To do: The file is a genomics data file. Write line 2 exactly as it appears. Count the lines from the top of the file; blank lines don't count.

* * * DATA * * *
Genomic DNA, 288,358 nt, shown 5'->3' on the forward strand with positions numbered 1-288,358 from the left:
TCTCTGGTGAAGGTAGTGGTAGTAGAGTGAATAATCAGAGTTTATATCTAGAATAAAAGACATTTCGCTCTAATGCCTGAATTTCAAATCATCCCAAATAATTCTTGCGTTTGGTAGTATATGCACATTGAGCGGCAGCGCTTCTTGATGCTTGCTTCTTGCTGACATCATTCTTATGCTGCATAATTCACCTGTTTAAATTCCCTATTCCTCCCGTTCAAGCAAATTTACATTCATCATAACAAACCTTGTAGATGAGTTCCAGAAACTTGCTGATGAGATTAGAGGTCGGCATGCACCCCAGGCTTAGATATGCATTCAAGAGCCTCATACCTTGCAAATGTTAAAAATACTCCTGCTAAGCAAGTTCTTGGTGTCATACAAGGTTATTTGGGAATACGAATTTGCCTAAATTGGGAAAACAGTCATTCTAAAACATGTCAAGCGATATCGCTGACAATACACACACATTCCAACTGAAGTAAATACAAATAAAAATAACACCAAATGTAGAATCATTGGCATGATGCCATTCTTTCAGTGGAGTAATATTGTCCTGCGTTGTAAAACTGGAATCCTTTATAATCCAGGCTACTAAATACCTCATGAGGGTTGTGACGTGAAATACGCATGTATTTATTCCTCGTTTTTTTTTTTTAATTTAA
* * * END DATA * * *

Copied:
TCTCTGGTGAAGGTAGTGGTAGTAGAGTGAATAATCAGAGTTTATATCTAGAATAAAAGACATTTCGCTCTAATGCCTGAATTTCAAATCATCCCAAATAATTCTTGCGTTTGGTAGTATATGCACATTGAGCGGCAGCGCTTCTTGATGCTTGCTTCTTGCTGACATCATTCTTATGCTGCATAATTCACCTGTTTAAATTCCCTATTCCTCCCGTTCAAGCAAATTTACATTCATCATAACAAACCTTGTAGATGAGTTCCAGAAACTTGCTGATGAGATTAGAGGTCGGCATGCACCCCAGGCTTAGATATGCATTCAAGAGCCTCATACCTTGCAAATGTTAAAAATACTCCTGCTAAGCAAGTTCTTGGTGTCATACAAGGTTATTTGGGAATACGAATTTGCCTAAATTGGGAAAACAGTCATTCTAAAACATGTCAAGCGATATCGCTGACAATACACACACATTCCAACTGAAGTAAATACAAATAAAAATAACACCAAATGTAGAATCATTGGCATGATGCCATTCTTTCAGTGGAGTAATATTGTCCTGCGTTGTAAAACTGGAATCCTTTATAATCCAGGCTACTAAATACCTCATGAGGGTTGTGACGTGAAATACGCATGTATTTATTCCTCGTTTTTTTTTTTTAATTTAA